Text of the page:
Hoteliers launch world-wide onslaught against illegal holiday rentals
Hoteliers from around the world, including New York, Paris, London and Tel Aviv, have joined forces to launch a global onslaught against the lettings giant Airbnb and illegal holiday rentals in general.
They say something has to be done once and for all to stop people renting out their homes “under the radar” and are calling for the European Union to intervene with new legis-lation.
The 33 hotel associations from different countries want every flat or villa rented to holidaymakers to be properly licensed, with its own regis-tration number and adherence to a new set of standards relating to cleanliness, the facilities provided, safety regulations and so on. It would also mean owners would have to declare their earnings and pay tax.
And they say Airbnb must stop advertising illegal holiday accommodation which, they claim, is simply because the letting company doesn’t bother to check. It’s estimated that Airbnb advertises tourist accommodation in 65,000 cities and invoices 2,600 million dollars a year. It is not known how many of these don’t have licences but the company is already facing huge fines for having illegal lettings on its site, including 300,000 euros imposed by the Balearic Islands, but is fighting the case through the courts.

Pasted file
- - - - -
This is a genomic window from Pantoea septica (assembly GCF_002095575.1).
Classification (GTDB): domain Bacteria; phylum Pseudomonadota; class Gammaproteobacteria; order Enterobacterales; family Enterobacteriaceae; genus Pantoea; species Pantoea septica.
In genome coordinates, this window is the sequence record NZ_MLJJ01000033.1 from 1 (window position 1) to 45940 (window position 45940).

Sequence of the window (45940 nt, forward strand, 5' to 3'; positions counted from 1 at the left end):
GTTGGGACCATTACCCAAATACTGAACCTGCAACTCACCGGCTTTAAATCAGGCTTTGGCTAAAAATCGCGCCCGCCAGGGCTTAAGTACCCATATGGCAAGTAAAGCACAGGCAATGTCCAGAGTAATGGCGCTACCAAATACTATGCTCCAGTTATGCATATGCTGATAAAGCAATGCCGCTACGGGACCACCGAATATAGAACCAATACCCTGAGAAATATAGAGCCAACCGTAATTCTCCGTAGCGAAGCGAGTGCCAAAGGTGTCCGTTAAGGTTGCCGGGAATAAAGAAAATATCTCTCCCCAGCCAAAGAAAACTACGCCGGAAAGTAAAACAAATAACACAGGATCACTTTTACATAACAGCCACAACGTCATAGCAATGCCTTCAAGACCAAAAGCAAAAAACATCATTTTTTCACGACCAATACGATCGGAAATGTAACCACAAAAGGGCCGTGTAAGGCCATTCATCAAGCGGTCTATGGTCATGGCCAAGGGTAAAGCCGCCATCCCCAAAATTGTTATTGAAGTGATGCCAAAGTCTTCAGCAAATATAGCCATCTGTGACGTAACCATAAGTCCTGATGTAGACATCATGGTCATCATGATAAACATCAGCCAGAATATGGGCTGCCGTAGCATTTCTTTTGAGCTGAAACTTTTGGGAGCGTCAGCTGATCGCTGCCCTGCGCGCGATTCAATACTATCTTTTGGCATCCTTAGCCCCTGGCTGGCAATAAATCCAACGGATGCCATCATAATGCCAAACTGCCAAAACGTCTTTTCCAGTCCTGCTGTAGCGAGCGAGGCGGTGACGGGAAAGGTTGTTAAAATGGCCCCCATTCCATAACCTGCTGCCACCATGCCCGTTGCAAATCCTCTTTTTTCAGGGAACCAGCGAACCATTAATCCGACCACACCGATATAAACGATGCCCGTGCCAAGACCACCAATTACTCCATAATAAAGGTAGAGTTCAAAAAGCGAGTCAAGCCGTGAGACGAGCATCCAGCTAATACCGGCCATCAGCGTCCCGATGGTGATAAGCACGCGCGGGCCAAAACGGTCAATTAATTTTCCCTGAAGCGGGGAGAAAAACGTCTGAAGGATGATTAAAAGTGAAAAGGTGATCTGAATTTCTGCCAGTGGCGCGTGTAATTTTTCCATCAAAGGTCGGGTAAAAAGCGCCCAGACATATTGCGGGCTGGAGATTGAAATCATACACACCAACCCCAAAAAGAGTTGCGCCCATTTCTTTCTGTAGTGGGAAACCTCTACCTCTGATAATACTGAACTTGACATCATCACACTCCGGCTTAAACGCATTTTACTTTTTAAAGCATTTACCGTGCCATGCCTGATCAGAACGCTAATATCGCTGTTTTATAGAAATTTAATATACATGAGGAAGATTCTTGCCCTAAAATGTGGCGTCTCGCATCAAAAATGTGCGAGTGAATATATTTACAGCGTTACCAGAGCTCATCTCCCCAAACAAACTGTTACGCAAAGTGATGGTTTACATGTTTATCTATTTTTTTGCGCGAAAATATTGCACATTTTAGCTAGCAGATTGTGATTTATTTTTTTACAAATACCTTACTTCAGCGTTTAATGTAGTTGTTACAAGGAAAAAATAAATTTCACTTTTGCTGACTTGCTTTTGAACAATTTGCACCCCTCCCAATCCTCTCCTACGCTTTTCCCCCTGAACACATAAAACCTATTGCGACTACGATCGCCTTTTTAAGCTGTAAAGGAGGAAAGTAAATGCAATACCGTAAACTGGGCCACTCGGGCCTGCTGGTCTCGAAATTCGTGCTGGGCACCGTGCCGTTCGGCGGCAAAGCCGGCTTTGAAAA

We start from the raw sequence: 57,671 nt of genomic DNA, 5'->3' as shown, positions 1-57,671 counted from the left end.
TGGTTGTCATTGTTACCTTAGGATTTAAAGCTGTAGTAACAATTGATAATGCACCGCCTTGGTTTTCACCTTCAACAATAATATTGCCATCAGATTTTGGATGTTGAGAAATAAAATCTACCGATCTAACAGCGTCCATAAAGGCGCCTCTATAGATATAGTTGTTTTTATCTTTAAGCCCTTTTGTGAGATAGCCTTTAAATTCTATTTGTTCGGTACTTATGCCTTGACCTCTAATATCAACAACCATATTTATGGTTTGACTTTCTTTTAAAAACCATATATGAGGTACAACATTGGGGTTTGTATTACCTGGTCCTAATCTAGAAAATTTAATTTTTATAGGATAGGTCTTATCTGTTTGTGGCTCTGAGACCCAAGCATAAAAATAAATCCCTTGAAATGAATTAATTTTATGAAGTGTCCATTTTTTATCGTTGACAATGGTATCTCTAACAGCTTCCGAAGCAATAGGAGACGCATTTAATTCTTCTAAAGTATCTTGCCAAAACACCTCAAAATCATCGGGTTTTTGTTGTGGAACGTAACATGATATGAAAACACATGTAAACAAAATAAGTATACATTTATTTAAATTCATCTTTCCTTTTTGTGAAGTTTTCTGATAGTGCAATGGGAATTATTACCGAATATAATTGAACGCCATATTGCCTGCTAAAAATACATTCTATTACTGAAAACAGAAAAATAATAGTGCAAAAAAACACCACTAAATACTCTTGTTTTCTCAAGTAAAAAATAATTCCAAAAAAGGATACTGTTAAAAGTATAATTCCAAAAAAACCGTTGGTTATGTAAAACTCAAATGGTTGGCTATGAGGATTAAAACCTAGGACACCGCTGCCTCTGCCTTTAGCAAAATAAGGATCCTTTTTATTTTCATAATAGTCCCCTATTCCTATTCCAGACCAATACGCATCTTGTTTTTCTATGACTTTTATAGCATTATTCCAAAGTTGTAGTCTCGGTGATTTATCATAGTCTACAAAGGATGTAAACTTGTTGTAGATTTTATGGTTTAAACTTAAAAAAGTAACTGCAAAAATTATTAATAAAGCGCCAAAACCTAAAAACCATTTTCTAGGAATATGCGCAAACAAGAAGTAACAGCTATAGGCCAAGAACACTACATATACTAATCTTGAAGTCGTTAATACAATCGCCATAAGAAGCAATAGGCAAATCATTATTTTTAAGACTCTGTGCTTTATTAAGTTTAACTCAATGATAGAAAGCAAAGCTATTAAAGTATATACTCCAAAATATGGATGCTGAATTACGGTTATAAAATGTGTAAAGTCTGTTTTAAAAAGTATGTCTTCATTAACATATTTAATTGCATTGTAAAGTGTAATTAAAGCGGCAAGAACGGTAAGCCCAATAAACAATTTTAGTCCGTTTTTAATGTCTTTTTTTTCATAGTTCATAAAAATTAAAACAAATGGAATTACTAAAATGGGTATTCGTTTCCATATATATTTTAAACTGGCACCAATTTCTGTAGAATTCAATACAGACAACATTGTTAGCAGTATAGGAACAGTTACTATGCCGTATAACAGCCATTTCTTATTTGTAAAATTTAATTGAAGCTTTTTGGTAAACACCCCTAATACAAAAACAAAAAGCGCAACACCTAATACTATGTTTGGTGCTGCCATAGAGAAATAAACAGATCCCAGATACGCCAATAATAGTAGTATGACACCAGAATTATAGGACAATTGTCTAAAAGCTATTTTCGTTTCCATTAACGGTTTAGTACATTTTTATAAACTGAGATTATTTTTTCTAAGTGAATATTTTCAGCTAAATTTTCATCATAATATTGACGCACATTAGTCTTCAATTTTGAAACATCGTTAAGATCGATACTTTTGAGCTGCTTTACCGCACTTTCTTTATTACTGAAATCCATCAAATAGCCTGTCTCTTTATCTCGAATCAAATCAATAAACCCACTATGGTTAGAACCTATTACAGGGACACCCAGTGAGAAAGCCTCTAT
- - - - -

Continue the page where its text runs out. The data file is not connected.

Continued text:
The practice of tourist rentals is being described as a “global phenomenon”, with hundreds of thousands of tourists opting to rent a holiday home rather than stay in an hotel.
The hotel associations agreed to join forces during a meeting in Barcelona, orga-nised by the city’s Hotels Association, under the banner of “ReformBnB”.
The hoteliers say the problem is currently being dealt with by each individual authority but this is not working and favour a combined appro-ach instead.
They want a “unified docu-ment of guidelines or reco-mmendations”. Catalonia has already introduced a registra-tion number for each apart-ment but no room rates have been set.
The hoteliers say New York and Amsterdam are dealing with the problem well and the rest of the world should follow their example.
The overall solution, they believe, would be new stand-ards from the EU.
Hoteliers from Milan, Japan, Buenos Aires, Croatia and Australia were also re-presented.